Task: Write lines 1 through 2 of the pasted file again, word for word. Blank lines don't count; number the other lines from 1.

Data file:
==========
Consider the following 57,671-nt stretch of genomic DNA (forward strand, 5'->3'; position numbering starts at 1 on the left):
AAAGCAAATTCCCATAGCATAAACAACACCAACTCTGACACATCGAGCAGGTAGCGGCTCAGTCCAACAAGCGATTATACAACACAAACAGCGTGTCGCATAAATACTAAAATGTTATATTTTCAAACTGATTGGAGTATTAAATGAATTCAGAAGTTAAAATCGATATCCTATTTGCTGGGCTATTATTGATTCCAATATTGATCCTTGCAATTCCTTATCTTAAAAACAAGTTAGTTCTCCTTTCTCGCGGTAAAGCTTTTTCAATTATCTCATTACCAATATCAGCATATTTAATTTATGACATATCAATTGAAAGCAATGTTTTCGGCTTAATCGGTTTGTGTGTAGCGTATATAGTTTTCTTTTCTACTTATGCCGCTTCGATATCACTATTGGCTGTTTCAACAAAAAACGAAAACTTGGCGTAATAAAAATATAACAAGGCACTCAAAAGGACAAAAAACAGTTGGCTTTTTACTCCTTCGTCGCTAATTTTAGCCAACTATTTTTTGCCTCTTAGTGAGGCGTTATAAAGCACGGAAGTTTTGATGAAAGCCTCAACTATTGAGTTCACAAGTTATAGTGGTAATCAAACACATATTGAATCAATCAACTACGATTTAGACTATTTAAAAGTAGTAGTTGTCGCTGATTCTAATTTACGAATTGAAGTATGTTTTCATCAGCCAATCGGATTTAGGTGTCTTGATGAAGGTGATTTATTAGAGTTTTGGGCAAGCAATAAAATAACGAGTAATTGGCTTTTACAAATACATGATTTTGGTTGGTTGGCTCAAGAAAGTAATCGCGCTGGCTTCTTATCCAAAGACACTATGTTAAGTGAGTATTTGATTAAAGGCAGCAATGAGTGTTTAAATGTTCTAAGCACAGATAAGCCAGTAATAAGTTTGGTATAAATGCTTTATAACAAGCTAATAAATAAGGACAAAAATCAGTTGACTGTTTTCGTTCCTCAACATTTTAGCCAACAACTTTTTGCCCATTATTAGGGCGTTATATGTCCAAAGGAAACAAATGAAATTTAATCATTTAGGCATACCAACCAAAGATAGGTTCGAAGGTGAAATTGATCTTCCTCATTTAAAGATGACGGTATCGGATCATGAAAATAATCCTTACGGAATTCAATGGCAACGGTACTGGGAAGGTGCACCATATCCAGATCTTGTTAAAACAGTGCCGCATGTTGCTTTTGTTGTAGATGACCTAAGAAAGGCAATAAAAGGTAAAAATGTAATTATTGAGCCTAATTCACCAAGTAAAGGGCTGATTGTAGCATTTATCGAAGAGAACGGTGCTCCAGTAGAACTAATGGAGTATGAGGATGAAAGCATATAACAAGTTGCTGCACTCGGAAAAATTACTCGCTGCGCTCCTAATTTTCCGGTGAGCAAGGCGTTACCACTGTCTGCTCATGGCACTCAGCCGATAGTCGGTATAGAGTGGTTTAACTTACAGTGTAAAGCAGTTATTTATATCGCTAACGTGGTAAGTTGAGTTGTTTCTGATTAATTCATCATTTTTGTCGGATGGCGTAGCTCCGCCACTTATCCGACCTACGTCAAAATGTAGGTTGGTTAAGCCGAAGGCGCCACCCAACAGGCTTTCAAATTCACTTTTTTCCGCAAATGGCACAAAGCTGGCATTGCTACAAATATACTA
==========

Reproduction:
Consider the following 57,671-nt stretch of genomic DNA (forward strand, 5'->3'; position numbering starts at 1 on the left):
AAAGCAAATTCCCATAGCATAAACAACACCAACTCTGACACATCGAGCAGGTAGCGGCTCAGTCCAACAAGCGATTATACAACACAAACAGCGTGTCGCATAAATACTAAAATGTTATATTTTCAAACTGATTGGAGTATTAAATGAATTCAGAAGTTAAAATCGATATCCTATTTGCTGGGCTATTATTGATTCCAATATTGATCCTTGCAATTCCTTATCTTAAAAACAAGTTAGTTCTCCTTTCTCGCGGTAAAGCTTTTTCAATTATCTCATTACCAATATCAGCATATTTAATTTATGACATATCAATTGAAAGCAATGTTTTCGGCTTAATCGGTTTGTGTGTAGCGTATATAGTTTTCTTTTCTACTTATGCCGCTTCGATATCACTATTGGCTGTTTCAACAAAAAACGAAAACTTGGCGTAATAAAAATATAACAAGGCACTCAAAAGGACAAAAAACAGTTGGCTTTTTACTCCTTCGTCGCTAATTTTAGCCAACTATTTTTTGCCTCTTAGTGAGGCGTTATAAAGCACGGAAGTTTTGATGAAAGCCTCAACTATTGAGTTCACAAGTTATAGTGGTAATCAAACACATATTGAATCAATCAACTACGATTTAGACTATTTAAAAGTAGTAGTTGTCGCTGATTCTAATTTACGAATTGAAGTATGTTTTCATCAGCCAATCGGATTTAGGTGTCTTGATGAAGGTGATTTATTAGAGTTTTGGGCAAGCAATAAAATAACGAGTAATTGGCTTTTACAAATACATGATTTTGGTTGGTTGGCTCAAGAAAGTAATCGCGCTGGCTTCTTATCCAAAGACACTATGTTAAGTGAGTATTTGATTAAAGGCAGCAATGAGTGTTTAAATGTTCTAAGCACAGATAAGCCAGTAATAAGTTTGGTATAAATGCTTTATAACAAGCTAATAAATAAGGACAAAAATCAGTTGACTGTTTTCGTTCCTCAACATTTTAGCCAACAACTTTTTGCCCATTATTAGGGCGTTATATGTCCAAAGGAAACAAATGAAATTTAATCATTTAGGCATACCAACCAAAGATAGGTTCGAAGGTGAAATTGATCTTCCTCATTTAAAGATGACGGTATCGGATCATGAAAATAATCCTTACGGAATTCAATGGCAACGGTACTGGGAAGGTGCACCATATCCAGATCTTGTTAAAACAGTGCCGCATGTTGCTTTTGTTGTAGATGACCTAAGAAAGGCAATAAAAGGTAAAAATGTAATTATTGAGCCTAATTCACCAAGTAAAGGGCTGATTGTAGCATTTATCGAAGAGAACGGTGCTCCAGTAGAACTAATGGAGTATGAGGATGAAAGCATATAACAAGTTGCTGCACTCGGAAAAATTACTCGCTGCGCTCCTAATTTTCCGGTGAGCAAGGCGTTACCACTGTCTGCTCATGGCACTCAGCCGATAGTCGGTATAGAGTGGTTTAACTTACAGTGTAAAGCAGTTATTTATATCGCTAACGTGGTAAGTTGAGTTGTTTCTGATTAATTCATCATTTTTGTCGGATGGCGTAGCTCCGCCACTTATCCGACCTACGTCAAAATGTAGGTTGGTTAAGCCGAAGGCGCCACCCAACAGGCTTTCAAATTCACTTTTTTCCGCAAATGGCACAAAGCTGGCATTGCTACAAATATACTA